Claims (22)

We claim:
1. A record/playback device for use with a removable, interchangeable, flash memory recording medium which enables extended recording comparable with tape cassette dictating equipment, said device comprising:
a housing;
a microphone element coupled to the housing and configured to receive and process sound into electrical signals;
control circuitry coupled to the microphone element and including signal input circuitry, amplification circuitry, analog-to-digital conversion circuitry, memory control circuitry, signal output circuitry and control logic circuitry for performing record and playback functional operations with respect to the electrical signals and other regulated components of the record/playback device;
said switch means coupled to the control circuitry for selecting the desired functional operations to be performed;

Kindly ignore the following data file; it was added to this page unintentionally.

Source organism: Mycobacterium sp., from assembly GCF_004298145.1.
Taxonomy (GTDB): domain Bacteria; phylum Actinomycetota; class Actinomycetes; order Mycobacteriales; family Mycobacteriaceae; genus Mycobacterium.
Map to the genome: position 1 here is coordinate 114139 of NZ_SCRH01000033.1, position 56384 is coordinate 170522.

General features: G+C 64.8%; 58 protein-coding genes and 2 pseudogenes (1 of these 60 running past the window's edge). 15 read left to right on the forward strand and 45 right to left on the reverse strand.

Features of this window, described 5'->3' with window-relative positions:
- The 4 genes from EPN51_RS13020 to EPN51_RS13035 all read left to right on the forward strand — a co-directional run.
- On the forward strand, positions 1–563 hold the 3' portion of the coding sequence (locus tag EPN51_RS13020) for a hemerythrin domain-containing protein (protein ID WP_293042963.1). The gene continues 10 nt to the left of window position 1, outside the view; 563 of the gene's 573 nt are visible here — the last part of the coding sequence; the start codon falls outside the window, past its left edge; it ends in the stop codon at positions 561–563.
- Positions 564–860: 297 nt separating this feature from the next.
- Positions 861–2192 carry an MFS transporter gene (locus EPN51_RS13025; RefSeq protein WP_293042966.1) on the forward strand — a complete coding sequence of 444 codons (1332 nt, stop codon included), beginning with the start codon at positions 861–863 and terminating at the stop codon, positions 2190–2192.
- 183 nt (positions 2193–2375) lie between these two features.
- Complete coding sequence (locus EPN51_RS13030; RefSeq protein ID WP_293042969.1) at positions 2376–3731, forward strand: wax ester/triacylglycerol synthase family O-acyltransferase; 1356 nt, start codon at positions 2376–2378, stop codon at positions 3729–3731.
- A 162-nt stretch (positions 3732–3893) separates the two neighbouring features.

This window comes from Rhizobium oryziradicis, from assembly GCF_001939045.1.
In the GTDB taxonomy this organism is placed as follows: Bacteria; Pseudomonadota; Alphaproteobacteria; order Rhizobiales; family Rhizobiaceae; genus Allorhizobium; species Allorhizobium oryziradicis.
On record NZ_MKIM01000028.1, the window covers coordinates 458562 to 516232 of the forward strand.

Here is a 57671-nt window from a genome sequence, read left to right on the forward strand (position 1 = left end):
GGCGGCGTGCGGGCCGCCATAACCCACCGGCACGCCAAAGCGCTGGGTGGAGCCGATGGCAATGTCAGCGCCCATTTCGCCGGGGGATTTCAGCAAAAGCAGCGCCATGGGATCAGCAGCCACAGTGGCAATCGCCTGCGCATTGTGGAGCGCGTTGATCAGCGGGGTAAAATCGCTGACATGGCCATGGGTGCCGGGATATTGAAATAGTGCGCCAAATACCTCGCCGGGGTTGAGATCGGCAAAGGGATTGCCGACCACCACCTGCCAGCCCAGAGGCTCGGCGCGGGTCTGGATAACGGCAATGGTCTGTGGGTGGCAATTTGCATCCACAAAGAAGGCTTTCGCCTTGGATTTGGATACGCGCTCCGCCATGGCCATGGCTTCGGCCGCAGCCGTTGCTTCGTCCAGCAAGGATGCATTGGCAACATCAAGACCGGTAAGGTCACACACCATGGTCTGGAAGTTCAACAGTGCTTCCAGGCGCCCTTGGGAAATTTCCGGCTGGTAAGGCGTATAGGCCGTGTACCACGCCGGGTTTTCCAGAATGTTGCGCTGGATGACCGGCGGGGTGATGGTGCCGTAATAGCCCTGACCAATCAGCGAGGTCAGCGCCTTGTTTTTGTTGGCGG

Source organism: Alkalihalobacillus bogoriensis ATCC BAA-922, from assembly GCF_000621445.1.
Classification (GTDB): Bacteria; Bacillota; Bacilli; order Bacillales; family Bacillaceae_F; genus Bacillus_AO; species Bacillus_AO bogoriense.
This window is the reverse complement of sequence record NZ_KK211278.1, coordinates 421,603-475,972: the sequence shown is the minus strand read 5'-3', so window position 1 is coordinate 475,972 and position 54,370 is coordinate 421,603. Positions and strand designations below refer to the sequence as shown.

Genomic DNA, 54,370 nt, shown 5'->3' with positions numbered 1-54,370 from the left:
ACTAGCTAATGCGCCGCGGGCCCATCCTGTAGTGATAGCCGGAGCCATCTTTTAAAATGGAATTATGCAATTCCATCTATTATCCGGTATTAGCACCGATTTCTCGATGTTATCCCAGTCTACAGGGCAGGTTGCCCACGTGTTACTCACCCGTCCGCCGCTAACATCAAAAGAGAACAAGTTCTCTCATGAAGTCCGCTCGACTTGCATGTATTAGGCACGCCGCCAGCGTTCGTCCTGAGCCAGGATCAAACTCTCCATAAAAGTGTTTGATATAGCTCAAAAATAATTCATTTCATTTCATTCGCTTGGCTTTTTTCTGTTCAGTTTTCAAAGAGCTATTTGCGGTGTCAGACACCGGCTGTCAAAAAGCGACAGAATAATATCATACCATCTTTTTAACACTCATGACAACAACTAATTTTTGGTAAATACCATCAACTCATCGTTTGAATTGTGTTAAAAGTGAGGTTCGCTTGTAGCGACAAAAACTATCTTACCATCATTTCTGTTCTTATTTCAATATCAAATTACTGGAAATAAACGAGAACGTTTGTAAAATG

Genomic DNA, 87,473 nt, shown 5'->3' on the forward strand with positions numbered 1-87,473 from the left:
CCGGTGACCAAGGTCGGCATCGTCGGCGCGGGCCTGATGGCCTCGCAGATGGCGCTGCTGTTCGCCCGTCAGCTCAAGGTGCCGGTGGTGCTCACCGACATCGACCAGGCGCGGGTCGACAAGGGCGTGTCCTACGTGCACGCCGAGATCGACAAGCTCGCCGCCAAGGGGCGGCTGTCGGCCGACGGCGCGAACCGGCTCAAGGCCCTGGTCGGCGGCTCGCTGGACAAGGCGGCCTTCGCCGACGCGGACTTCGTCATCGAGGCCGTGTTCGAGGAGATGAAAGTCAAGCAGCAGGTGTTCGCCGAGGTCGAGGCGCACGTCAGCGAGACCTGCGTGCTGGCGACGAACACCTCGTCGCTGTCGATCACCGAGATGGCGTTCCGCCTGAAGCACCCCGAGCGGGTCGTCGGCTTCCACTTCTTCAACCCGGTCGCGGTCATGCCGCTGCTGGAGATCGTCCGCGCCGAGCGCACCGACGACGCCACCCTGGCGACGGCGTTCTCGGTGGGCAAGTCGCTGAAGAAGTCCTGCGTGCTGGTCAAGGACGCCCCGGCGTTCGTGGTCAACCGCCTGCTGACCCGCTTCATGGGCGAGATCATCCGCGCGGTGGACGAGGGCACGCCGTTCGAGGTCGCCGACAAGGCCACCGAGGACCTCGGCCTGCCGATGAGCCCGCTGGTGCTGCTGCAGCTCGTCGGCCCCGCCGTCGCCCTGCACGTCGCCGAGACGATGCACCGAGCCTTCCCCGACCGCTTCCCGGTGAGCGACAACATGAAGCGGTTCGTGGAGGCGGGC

a receiving socket electrically coupled to the memory control circuitry and configured for electrical coupling with a flash memory module which operates as sole memory of the received processed sound electrical signals and is capable of retaining recorded digital information for storage in nonvolatile form;
a speaker coupled to the control circuitry for playback of recorded digital information; and
a power source coupled to the control circuitry for supplying electrical power to the device.
2. A device as defined in claim 1, comprises a flash memory module inserted within the receiving socket and which has the capacity to store digital information without need for ongoing power support.
3. A device as defined in claim 2, wherein the flash memory module includes write protect circuitry operable independent of the record/playback device.